Ethics in the manufacturing industry

According to a research survey by LRN, a company providing advisory and education on ethics, compliances, and corporate culture, businesses with better ethics and work culture outperform their peers by 40% on given metrics. These metrics include employee loyalty, growth in the bottom line, customer satisfaction, and more.

Stakeholder capitalism with environmental, social, and corporate governance (ESG) are key elements that convey a company’s commitment to values, purpose, society, people, and the planet.

What is ethical manufacturing?

Ethical manufacturing is a practice of following certain ideologies and translating them into measurable metrics to make a direct impact on –

  • Good health of all parties, including workers and consumers

    Ensuring healthy working conditions and maintaining the work hours for better health and well-being of the workers. Making the work environment safe is also a part of legal compliance for the manufacturing sector.

    Emphasis on workers’ safety and fair treatment directly impacts productivity, employee loyalty, and the business’s bottom line. However, the LRN report finds a big disconnect between the management and the workers. Workers are under pressure to overlook ethical issues and achieve short-term goals. Only 57% of production employees feel comfortable reporting unethical practices to authorities.

  • Investing in the environment

    An increasing number of consumers are aware of environmental concerns and look at the product's label before buying. Ethical manufacturing and sourcing are major buying decisions for 92% of millennials.

    However, did you know that waste is a major concern in the fashion industry, creating over 92 million tonnes of textile waste annually? The textile industry must focus on reusability, reducing waste, and transforming processes.

  • Better socio-economic conditions

    Fair treatment of workers through industry-standard wages is an important factor in ensuring loyalty. Responsible manufacturing units ensure great socio-economic conditions through measurable metrics. Some of the important factors are –

    • Fair wages and gender-neutral work opportunities
    • Corporate Social Responsibility (CSR)
    • Medical insurance for floor and office workers
    • Industry-standard quota of annual leaves
    • Safe working conditions on the factory floor
    • Systems to track and measure the metrics and set annual goals
  • Compliances and regulations

    Due to potential health and safety hazards, manufacturing industries must comply with numerous regulations. These regulations could be specific to the country, a union of countries, or the industry type.

    For example, the Occupational Health and Safety Administration (OSHA) enforces standards for workers’ health and safety through outreach, training, education, and assistance.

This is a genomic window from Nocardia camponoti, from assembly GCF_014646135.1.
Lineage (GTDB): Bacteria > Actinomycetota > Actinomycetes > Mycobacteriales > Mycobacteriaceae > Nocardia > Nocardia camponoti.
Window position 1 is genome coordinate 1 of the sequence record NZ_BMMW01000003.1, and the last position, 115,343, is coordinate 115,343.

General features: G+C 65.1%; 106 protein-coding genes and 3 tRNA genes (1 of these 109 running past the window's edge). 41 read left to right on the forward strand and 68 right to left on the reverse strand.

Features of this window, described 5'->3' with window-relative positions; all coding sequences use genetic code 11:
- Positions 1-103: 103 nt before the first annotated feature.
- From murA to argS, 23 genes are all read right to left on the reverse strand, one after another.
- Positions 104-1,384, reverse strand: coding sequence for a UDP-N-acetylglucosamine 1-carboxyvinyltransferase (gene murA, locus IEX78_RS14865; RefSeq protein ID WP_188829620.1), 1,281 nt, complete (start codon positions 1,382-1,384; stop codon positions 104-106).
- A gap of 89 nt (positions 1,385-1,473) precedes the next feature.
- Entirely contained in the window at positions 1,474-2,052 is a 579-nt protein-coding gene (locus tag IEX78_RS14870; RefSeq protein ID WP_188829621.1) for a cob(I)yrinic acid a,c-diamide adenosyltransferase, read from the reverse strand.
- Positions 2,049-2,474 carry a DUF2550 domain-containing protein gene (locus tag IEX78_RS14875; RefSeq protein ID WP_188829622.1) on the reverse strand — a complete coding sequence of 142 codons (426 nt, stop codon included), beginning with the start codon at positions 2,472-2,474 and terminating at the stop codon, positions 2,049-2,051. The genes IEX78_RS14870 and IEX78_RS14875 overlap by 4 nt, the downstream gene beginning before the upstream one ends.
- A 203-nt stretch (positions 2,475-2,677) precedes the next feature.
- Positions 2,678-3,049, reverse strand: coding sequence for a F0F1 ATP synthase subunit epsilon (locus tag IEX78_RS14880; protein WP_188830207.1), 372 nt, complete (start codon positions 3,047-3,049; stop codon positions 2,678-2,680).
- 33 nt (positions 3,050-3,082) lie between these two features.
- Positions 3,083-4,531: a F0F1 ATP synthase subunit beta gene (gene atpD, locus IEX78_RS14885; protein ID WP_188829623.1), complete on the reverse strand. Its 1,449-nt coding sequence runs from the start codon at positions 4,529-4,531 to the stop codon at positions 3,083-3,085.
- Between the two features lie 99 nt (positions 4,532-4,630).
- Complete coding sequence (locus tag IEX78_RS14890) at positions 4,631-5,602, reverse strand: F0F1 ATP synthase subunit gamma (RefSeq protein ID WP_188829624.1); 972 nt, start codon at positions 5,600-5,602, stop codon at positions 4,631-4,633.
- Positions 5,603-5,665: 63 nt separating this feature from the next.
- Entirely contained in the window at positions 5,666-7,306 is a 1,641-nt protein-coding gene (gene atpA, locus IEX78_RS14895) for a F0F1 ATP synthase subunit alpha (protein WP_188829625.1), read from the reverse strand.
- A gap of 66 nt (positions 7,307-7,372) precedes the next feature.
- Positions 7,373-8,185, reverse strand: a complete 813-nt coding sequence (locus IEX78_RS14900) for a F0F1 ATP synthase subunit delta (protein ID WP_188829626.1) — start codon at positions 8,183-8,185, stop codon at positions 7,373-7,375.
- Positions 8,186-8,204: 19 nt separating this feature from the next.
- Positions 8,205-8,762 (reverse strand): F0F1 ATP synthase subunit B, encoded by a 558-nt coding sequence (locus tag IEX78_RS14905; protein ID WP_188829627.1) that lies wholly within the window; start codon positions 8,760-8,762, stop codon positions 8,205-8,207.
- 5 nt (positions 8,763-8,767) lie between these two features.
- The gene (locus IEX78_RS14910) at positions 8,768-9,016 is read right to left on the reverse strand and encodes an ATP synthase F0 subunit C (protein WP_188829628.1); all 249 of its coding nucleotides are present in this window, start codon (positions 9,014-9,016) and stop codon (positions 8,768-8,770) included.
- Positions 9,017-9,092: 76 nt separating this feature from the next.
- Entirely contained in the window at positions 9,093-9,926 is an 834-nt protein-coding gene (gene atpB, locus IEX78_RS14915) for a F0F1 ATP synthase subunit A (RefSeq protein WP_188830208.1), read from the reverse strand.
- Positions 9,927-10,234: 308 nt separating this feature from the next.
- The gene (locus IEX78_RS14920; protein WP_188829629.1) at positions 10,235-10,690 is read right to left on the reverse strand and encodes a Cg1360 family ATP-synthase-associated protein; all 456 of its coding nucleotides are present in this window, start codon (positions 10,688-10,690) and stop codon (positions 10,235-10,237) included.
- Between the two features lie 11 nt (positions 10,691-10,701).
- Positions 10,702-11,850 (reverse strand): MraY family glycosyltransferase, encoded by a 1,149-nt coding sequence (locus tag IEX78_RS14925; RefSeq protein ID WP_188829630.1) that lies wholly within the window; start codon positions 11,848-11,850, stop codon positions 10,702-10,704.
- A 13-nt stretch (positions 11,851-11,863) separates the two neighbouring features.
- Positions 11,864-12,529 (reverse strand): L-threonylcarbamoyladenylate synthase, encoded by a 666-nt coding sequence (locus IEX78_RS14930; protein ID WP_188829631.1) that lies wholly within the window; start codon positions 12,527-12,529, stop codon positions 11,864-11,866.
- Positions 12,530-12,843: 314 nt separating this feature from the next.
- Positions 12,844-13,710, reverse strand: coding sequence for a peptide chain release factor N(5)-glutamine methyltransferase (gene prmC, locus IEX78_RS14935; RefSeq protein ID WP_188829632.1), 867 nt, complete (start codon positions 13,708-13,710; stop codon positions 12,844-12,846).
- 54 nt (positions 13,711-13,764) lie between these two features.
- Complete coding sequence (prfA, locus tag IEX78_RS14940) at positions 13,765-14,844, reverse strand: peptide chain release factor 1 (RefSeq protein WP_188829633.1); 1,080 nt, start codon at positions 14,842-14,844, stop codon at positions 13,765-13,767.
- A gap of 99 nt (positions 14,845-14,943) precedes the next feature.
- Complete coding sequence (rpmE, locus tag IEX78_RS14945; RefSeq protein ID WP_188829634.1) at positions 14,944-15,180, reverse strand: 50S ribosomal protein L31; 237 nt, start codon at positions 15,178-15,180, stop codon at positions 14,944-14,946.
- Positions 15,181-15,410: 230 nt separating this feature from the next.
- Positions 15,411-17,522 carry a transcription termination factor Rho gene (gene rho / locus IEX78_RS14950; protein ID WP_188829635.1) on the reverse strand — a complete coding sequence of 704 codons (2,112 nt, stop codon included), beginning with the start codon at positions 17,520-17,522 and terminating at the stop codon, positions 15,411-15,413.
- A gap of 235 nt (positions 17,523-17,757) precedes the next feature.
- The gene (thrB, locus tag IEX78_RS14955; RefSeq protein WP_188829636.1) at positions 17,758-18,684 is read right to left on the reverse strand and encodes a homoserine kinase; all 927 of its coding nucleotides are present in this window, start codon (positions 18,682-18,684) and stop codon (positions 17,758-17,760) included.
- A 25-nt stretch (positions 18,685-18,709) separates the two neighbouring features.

• Usage of raw materials and energy for production

    According to the US Energy Information Administration, manufacturing takes up 81% of energy consumption. The rest of the share goes to mining, construction, and agriculture. This is a huge pie that manufacturing units seek to reduce by adopting energy-efficient processes and machines. Another way is to adopt renewable energy sources such as biomass, solar, and wind.

    A combination of renewable energy sources and metrics to measure the impact helps a business put numbers into action.

  • Process management

    From inbound supply chains to production floor to market distribution, manufacturing units have numerous processes to handle and optimise. According to International Standards Organisation (ISO), the global logistics and transport sector emits a third of the global carbon dioxide (7.7 Gt in 2021).

    Efficient processes with methods to monitor the difference caused in numbers help manufacturing units reduce operational expenses and carbon footprint.

The average ethical culture score of the manufacturing industry currently stands at 76%. Compared to this, the ethical culture score in the corporate sector is 81%.

Benefits of ethical manufacturing

Ethical manufacturing is not only good for the environment, workers, and customers but also for overall profitability. For example, paper production is a highly polluting and environment-damaging industry. By adopting the practices of regrowing and recycling, businesses not only save costs but also reduce their carbon footprint.

Ethical manufacturing is not an isolated but a circular process that improves processes to create end-user awareness through the right branding. Here are some statistics to prove how it makes a difference to the workforce –

  • A satisfied and happy worker is 13% more efficient than an unhappy worker.
  • 93% of the workers stay longer with a company that invests in their well-being.

Are you an ethical business?

Becoming an ethical business is a strategic approach that starts from identifying areas for improvement to setting newer processes to measuring them in numbers and charts. Ethics must apply to every layer of the business, and some of the starting points are –

  • Identifying the areas for improvement
  • Prioritisation of tasks that will make an immediate impact
  • Making a short-term and long-term plan
  • Allocating a budget for process and technological transformation
  • Phased implementation
  • Continuous training and development of the staff
  • Monitoring the metrics

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How can Infosys BPM help?

Infosys BPM helps businesses comply with Industry 4.0, the digital transformation of processes with ethics as the goal. From new materials to technologies, production methods, skillset transformation, and planning processes, get a radical shift in your business outcomes.

Read more about manufacturing process outsourcing services at Infosys BPM.

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